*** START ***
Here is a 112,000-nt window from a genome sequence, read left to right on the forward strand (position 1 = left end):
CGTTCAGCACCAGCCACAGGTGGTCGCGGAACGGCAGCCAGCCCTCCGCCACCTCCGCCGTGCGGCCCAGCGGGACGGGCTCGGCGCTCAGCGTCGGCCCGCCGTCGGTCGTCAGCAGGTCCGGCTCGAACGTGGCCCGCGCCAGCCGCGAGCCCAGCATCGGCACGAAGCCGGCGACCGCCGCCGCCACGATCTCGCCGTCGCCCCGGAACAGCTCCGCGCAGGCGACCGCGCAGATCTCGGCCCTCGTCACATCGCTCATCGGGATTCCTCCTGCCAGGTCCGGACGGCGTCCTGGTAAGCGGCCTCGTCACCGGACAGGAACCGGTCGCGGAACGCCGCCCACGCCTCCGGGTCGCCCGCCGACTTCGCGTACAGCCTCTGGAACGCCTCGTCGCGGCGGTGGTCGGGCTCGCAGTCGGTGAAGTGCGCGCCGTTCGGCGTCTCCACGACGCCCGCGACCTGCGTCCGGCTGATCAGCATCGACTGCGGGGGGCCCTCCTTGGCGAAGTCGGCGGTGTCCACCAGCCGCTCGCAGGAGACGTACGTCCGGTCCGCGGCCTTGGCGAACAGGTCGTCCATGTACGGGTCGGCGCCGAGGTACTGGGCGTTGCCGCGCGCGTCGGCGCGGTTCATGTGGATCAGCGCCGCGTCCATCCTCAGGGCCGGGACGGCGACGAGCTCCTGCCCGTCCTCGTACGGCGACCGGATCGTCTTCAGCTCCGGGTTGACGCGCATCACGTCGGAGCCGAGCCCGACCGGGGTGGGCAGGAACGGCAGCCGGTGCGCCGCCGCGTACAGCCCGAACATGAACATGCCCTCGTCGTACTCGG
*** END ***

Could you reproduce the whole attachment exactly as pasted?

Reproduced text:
Here is a 112,000-nt window from a genome sequence, read left to right on the forward strand (position 1 = left end):
CGTTCAGCACCAGCCACAGGTGGTCGCGGAACGGCAGCCAGCCCTCCGCCACCTCCGCCGTGCGGCCCAGCGGGACGGGCTCGGCGCTCAGCGTCGGCCCGCCGTCGGTCGTCAGCAGGTCCGGCTCGAACGTGGCCCGCGCCAGCCGCGAGCCCAGCATCGGCACGAAGCCGGCGACCGCCGCCGCCACGATCTCGCCGTCGCCCCGGAACAGCTCCGCGCAGGCGACCGCGCAGATCTCGGCCCTCGTCACATCGCTCATCGGGATTCCTCCTGCCAGGTCCGGACGGCGTCCTGGTAAGCGGCCTCGTCACCGGACAGGAACCGGTCGCGGAACGCCGCCCACGCCTCCGGGTCGCCCGCCGACTTCGCGTACAGCCTCTGGAACGCCTCGTCGCGGCGGTGGTCGGGCTCGCAGTCGGTGAAGTGCGCGCCGTTCGGCGTCTCCACGACGCCCGCGACCTGCGTCCGGCTGATCAGCATCGACTGCGGGGGGCCCTCCTTGGCGAAGTCGGCGGTGTCCACCAGCCGCTCGCAGGAGACGTACGTCCGGTCCGCGGCCTTGGCGAACAGGTCGTCCATGTACGGGTCGGCGCCGAGGTACTGGGCGTTGCCGCGCGCGTCGGCGCGGTTCATGTGGATCAGCGCCGCGTCCATCCTCAGGGCCGGGACGGCGACGAGCTCCTGCCCGTCCTCGTACGGCGACCGGATCGTCTTCAGCTCCGGGTTGACGCGCATCACGTCGGAGCCGAGCCCGACCGGGGTGGGCAGGAACGGCAGCCGGTGCGCCGCCGCGTACAGCCCGAACATGAACATGCCCTCGTCGTACTCGG